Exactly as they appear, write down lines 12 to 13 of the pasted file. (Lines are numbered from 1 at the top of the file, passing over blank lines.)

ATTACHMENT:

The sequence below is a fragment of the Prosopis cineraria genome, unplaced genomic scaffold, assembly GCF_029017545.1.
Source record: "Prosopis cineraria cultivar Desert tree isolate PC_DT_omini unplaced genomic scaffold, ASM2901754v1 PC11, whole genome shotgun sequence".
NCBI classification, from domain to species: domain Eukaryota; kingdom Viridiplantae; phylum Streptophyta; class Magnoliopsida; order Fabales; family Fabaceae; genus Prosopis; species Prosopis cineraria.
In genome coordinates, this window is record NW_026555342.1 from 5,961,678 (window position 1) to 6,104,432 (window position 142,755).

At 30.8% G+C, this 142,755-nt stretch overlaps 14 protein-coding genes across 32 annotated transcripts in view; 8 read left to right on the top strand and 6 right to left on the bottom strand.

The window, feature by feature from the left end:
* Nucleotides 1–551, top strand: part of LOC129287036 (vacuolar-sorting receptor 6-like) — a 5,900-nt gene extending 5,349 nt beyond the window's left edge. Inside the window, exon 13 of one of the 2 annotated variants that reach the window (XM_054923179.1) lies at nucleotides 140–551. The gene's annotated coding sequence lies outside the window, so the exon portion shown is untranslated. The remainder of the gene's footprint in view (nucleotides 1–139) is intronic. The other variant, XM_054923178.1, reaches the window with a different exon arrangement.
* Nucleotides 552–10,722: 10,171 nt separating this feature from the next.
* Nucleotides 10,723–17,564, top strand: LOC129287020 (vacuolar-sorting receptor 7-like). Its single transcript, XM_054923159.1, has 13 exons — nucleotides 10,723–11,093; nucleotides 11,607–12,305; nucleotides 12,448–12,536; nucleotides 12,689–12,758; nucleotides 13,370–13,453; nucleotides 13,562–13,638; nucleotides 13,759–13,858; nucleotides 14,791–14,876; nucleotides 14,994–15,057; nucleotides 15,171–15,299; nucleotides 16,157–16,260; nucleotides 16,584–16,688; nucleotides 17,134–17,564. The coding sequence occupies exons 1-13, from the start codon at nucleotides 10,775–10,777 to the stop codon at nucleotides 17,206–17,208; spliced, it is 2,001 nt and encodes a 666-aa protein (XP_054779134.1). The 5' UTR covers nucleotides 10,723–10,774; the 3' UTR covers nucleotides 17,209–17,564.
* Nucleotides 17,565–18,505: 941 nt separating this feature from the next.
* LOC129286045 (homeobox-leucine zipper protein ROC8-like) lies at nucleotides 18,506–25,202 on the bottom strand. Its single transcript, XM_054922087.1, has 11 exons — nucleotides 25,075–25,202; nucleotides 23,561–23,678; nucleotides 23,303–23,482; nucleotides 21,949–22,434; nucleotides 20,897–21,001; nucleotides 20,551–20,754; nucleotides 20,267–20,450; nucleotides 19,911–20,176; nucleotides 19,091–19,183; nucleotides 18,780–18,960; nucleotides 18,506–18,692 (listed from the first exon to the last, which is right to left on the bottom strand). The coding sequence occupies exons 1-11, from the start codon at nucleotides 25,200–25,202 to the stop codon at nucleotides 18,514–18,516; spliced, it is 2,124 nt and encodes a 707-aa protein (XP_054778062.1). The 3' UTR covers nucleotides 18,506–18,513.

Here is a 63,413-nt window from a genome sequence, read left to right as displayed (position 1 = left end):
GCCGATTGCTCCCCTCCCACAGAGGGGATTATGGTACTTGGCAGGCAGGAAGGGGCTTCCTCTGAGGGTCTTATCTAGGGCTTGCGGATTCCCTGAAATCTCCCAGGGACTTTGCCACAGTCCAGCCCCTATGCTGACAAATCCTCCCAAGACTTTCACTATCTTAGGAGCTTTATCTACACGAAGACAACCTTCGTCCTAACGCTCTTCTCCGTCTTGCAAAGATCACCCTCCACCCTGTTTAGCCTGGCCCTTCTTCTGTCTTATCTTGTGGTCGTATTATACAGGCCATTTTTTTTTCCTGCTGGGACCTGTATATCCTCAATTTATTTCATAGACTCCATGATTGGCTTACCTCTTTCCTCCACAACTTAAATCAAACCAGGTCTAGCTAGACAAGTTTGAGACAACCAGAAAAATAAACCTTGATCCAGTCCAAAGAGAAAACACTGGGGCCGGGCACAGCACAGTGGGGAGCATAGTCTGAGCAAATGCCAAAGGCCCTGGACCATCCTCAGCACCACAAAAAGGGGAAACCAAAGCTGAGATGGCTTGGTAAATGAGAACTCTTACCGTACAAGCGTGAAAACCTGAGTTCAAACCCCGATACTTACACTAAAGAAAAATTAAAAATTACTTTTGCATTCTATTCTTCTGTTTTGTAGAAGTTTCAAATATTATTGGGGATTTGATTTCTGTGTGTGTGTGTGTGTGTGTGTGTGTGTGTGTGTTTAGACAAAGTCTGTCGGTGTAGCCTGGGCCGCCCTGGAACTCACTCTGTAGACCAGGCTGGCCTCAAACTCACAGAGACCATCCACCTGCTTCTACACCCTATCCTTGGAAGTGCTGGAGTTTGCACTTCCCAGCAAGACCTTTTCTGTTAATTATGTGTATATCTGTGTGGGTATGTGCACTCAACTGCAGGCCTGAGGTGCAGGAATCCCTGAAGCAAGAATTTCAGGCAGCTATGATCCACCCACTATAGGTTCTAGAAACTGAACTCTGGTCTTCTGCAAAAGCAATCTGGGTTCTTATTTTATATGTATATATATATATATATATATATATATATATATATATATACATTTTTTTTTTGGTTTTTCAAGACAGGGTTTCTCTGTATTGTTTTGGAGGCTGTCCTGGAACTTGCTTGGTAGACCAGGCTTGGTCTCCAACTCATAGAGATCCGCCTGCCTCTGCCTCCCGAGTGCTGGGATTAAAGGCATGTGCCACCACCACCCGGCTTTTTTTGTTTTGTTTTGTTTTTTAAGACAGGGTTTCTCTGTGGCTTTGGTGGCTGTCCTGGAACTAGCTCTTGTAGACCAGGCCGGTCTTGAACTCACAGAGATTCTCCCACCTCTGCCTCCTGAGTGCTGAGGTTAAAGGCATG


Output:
Here is a 63,413-nt window from a genome sequence, read left to right as displayed (position 1 = left end):
GCCGATTGCTCCCCTCCCACAGAGGGGATTATGGTACTTGGCAGGCAGGAAGGGGCTTCCTCTGAGGGTCTTATCTAGGGCTTGCGGATTCCCTGAAATCTCCCAGGGACTTTGCCACAGTCCAGCCCCTATGCTGACAAATCCTCCCAAGACTTTCACTATCTTAGGAGCTTTATCTACACGAAGACAACCTTCGTCCTAACGCTCTTCTCCGTCTTGCAAAGATCACCCTCCACCCTGTTTAGCCTGGCCCTTCTTCTGTCTTATCTTGTGGTCGTATTATACAGGCCATTTTTTTTTCCTGCTGGGACCTGTATATCCTCAATTTATTTCATAGACTCCATGATTGGCTTACCTCTTTCCTCCACAACTTAAATCAAACCAGGTCTAGCTAGACAAGTTTGAGACAACCAGAAAAATAAACCTTGATCCAGTCCAAAGAGAAAACACTGGGGCCGGGCACAGCACAGTGGGGAGCATAGTCTGAGCAAATGCCAAAGGCCCTGGACCATCCTCAGCACCACAAAAAGGGGAAACCAAAGCTGAGATGGCTTGGTAAATGAGAACTCTTACCGTACAAGCGTGAAAACCTGAGTTCAAACCCCGATACTTACACTAAAGAAAAATTAAAAATTACTTTTGCATTCTATTCTTCTGTTTTGTAGAAGTTTCAAATATTATTGGGGATTTGATTTCTGTGTGTGTGTGTGTGTGTGTGTGTGTGTGTGTGTTTAGACAAAGTCTGTCGGTGTAGCCTGGGCCGCCCTGGAACTCACTCTGTAGACCAGGCTGGCCTCAAACTCACAGAGACCATCCACCTGCTTCTACACCCTATCCTTGGAAGTGCTGGAGTTTGCACTTCCCAGCAAGACCTTTTCTGTTAATTATGTGTATATCTGTGTGGGTATGTGCACTCAACTGCAGGCCTGAGGTGCAGGAATCCCTGAAGCAAGAATTTCAGGCAGCTATGATCCACCCACTATAGGTTCTAGAAACTGAACTCTGGTCTTCTGCAAAAGCAATCTGGGTTCTTATTTTATATGTATATATATATATATATATATATATATATATATATATATACATTTTTTTTTTGGTTTTTCAAGACAGGGTTTCTCTGTATTGTTTTGGAGGCTGTCCTGGAACTTGCTTGGTAGACCAGGCTTGGTCTCCAACTCATAGAGATCCGCCTGCCTCTGCCTCCCGAGTGCTGGGATTAAAGGCATGTGCCACCACCACCCGGCTTTTTTTGTTTTGTTTTGTTTTTTAAGACAGGGTTTCTCTGTGGCTTTGGTGGCTGTCCTGGAACTAGCTCTTGTAGACCAGGCCGGTCTTGAACTCACAGAGATTCTCCCACCTCTGCCTCCTGAGTGCTGAGGTTAAAGGCATG